WASHINGTON -- General Motors Co. has started to contact rejected dealers with offers to begin settlement discussions to reinstate their franchises.
But GM is requiring dealers to consider excluding some documents from arbitration if they want to go forward with the talks.
Some dealer lawyers fear that their clients could be left without ammunition if talks break down and they want to return to arbitration.
The one-page letter requests the dealer's signature to authorize the beginning of settlement talks that could result in the dealership “being added or reinstated” in the company's network, a copy of the GM letter obtained by Automotive News shows.
The dealer's signature would also indicate an agreement to the conditions set out in the letter, it says.
One condition would allow GM and the dealer to designate as confidential “certain documents or written information” to be used during the talks, the letter says.
Need to know basis
These documents could be shared only with representatives such as the dealer's attorney and financial advisor who have “a direct need to know,” it says.
Finally, the documents “shall not be admissible by anyone in the arbitration or in any other proceeding of any nature for any purpose whatsoever,” the letter says.
GM spokesman Dave Roman authenticated the undated letter and said it has started going out over the last couple of days to some rejected dealers seeking arbitration.
He declined to say how many would be sent or over what period of time, citing the confidentiality of the automaker's discussions with rejected dealers.
Roman added that the company would spell out more of its plans for settlement talks over the next week or so.
One dealer lawyer who has reviewed the letter said its conditions “raise questions about GM's sincerity” in talking about reinstating dealerships.
“If GM decides to designate key documents we need as confidential, we can't accept that,” said lawyer Ronald Coleman of Davies Pearson in Tacoma, Wash. “GM seems to be opening the door for settlement talks but slamming it with the confidentiality designation.”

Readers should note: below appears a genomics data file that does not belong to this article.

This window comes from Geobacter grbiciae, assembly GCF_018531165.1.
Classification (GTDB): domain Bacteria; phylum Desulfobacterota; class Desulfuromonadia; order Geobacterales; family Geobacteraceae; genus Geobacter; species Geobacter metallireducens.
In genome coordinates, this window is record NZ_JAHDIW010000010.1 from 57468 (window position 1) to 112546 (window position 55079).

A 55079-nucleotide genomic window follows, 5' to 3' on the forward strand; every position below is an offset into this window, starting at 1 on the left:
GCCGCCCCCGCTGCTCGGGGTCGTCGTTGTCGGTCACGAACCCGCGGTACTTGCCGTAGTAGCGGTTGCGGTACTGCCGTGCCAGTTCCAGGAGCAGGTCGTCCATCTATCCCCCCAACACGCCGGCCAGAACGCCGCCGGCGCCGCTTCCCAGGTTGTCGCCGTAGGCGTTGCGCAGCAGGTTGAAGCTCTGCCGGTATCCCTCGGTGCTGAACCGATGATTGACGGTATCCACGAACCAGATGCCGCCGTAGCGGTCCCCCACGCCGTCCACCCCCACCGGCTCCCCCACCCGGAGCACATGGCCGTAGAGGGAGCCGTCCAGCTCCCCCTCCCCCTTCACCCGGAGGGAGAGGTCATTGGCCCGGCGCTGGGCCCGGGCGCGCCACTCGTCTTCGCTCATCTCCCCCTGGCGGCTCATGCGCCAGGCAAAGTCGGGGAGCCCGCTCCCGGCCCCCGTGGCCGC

The conditions in the letter will discourage a number of dealers from participating in settlement talks, said Coleman, who has about 10 arbitration clients.
Citing a hypothetical example, he said GM could try to stamp as confidential some documents showing that the company used erroneous information in compiling a dealership performance score.
“We'd need those documents in arbitration if settlement talks were to break down,” Coleman said.
In restricting the documents to dealers' representatives, he said, GM could also keep dealers from sharing the information with each other through the Committee to Restore Dealer Rights, a group that offers an electronic bulletin board for rejected dealers.
Coleman said he has discussed the letter with two other dealer lawyers, and they share his concerns.
He said he plans to contact GM lawyers for clarification of the company's intent.
GM spokesman Roman declined to address Coleman's concerns.
Settling many claims
GM CEO Ed Whitacre and Mark Reuss, president of GM North America, have indicated they'd like to settle many of the 1,160 arbitration claims that have been filed by the company's rejected dealerships.
"I'd like to settle out of arbitration as many as we can because we want a mutually agreed-upon decision,” Reuss said at the National Automobile Dealers Association convention last month. “If someone needs to arbitrate, we'll arbitrate."
Under the law signed by President Barack Obama in December, rejected GM and Chrysler Group dealerships can seek reinstatement -- but not compensation -- through arbitration.
But the companies have the option of settling claims outside of arbitration by offering reinstatement or compensation, saving arbitration expenses.
About 2,000 showrooms have been targeted for elimination by GM by October.